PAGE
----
“We are not contending against creatures of flesh and blood ….” We need to be inclusive and
    welcoming to all that is human; but what comes from the Enemy cannot and must not be assimilated. You cannot join Christ and Belial! What Nazi-Fascism and Communism were in the 20th century, Western homosexual and abortion Ideologies and Islamic Fanaticism are today.

    3. Proclaim and serve the beauty of Monogamy and the Family

    Faced with these two deadly and unprecedented challenges (“homo-gamy” and “poly-gamy”) the
    Church must promote a true “epiphany of the Family.” To this both the Pope (as spokesman of the Church) may contribute, and individual Bishops and Pastors of the Christian flock: that is, “the Church of God, which he has obtained with his own blood” (Acts: 20:28).

    We must proclaim the truth without fear, i.e. the Plan of God, which is monogamy in conjugal love open to life. Bearing in mind the historical situation just recalled, it is urgent that the
    Church, at its summit, definitively declare the will of the Creator for marriage. How many people of good will and common sense would join in this luminous act of courage carried out by the Church!”

    • Peter O’Reilly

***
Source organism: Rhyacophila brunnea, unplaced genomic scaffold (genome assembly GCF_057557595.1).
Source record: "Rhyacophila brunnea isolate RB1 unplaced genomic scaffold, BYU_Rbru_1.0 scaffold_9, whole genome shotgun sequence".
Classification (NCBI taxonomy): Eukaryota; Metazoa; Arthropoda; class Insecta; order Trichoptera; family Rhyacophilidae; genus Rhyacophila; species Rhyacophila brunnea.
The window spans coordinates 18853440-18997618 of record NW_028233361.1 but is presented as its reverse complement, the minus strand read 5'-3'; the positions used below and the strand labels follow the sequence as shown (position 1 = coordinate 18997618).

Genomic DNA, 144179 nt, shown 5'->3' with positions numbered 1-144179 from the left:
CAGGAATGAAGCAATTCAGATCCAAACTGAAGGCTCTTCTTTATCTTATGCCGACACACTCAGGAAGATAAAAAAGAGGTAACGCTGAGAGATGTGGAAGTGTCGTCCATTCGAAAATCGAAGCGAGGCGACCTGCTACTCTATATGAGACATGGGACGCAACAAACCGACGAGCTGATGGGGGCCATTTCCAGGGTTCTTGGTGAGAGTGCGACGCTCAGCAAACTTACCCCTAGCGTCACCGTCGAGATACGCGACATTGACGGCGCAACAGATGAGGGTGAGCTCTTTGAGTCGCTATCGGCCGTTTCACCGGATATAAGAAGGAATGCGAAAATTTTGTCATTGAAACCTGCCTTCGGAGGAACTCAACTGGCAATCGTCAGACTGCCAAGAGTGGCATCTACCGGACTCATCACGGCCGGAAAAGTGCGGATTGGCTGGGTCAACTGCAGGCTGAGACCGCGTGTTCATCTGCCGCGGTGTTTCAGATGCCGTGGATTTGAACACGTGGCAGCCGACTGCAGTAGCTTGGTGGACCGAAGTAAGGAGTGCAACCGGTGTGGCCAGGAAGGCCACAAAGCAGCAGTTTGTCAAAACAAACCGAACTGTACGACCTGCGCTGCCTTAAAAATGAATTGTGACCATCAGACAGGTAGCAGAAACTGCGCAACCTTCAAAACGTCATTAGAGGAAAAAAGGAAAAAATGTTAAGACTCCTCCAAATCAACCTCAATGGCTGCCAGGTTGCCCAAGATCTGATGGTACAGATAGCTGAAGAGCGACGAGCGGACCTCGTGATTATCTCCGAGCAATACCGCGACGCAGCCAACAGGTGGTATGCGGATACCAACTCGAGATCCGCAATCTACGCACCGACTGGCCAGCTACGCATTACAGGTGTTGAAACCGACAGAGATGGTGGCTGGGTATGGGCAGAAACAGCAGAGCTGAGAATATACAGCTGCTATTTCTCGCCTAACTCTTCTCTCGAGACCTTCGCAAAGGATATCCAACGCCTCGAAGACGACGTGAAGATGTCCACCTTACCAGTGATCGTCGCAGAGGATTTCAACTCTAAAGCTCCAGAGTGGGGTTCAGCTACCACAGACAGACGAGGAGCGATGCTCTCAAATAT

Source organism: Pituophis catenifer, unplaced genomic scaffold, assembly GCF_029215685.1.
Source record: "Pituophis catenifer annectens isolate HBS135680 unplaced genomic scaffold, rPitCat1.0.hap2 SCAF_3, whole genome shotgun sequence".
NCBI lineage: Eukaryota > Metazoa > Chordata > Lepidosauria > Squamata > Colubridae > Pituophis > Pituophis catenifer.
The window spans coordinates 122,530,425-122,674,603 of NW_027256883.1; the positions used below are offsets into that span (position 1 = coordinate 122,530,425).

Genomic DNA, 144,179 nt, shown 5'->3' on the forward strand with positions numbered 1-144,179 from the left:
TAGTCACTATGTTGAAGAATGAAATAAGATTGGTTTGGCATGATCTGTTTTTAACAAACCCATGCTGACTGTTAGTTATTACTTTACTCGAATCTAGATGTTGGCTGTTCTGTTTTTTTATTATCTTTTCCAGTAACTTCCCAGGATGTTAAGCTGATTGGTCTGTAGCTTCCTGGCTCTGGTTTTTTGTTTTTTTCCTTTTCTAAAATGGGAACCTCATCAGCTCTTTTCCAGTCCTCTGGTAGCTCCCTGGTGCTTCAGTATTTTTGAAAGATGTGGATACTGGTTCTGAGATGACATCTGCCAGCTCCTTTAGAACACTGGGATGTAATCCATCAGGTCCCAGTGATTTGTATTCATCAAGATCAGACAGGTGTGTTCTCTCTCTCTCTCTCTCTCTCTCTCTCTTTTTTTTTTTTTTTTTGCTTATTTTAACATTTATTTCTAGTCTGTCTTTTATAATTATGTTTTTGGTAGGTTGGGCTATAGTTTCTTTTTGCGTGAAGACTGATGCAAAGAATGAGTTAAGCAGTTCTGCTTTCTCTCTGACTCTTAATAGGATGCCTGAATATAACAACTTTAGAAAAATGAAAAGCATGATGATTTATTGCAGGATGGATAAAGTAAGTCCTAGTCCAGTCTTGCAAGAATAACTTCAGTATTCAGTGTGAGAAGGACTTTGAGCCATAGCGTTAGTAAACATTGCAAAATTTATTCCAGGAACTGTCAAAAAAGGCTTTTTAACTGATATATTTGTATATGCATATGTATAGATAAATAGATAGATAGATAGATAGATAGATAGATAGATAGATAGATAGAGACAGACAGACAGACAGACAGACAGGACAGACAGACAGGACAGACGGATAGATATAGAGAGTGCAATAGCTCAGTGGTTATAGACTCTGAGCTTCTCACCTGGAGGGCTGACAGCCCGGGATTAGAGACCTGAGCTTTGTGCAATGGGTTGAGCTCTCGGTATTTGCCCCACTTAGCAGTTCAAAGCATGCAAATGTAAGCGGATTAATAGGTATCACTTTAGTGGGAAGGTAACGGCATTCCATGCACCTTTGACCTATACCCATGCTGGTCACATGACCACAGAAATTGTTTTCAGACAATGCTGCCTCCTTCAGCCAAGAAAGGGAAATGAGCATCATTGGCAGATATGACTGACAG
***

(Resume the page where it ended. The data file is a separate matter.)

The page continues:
You said it all. Thank you

  • FreemenRtrue

    Cannot see that the Synod Against the Family serves any good purpose.

  • Fr. Peter Morello, Ph.D.

    Today is the feast of martyr saints Isaac Jogues and Jean De Brebeuf. We are living in times in ways similar to 17th century France troubled by the growth of Calvinism whose converts from Catholicism were later known as Huguenots and who established the threatening military bastion of St Rochelle. At that time Issac and John left the comforts of France to bring Christ to the warlike Iroquois and Huron in the dark forests of upstate New York and Quebec. John’s love for Christ was great and he wrote of a deep desire to shed his blood for Him. His and Isaac’s faith never doubted that whatever might transpire Our Lord’s love and His promised Presence would remain especially at the moment of their torture and death. Today the Mohawk the most warlike of the Iroquois Confederation are virtually all Catholic. I met the first Mohawk priest years ago at St. Regis, NY. These two saints give us an example of faith that we must emulate in trying times. Some of us are given to fear bordering on panic and frequently misplaced anger which does no one good including themselves. Pope Francis has universally pronounced Catholic doctrine including to our Congress and has preached the very valid need for us to be more available to the poor. Unfortunately there are other instances in which he seems to be engineering by suggestive actions and words a change in practice in contradistinction to doctrine. If he is purposely doing so there is no indisputable evidence at this time. There may be in time, perhaps even at the culmination of the Synod. My spiritual advice to some of our bloggers is to bring our faith in Christ’s loyalty and love for us closer to that of Issac Jogues and Jean De Brebeuf and rather than cause further dismay among the faithful at large strengthen them.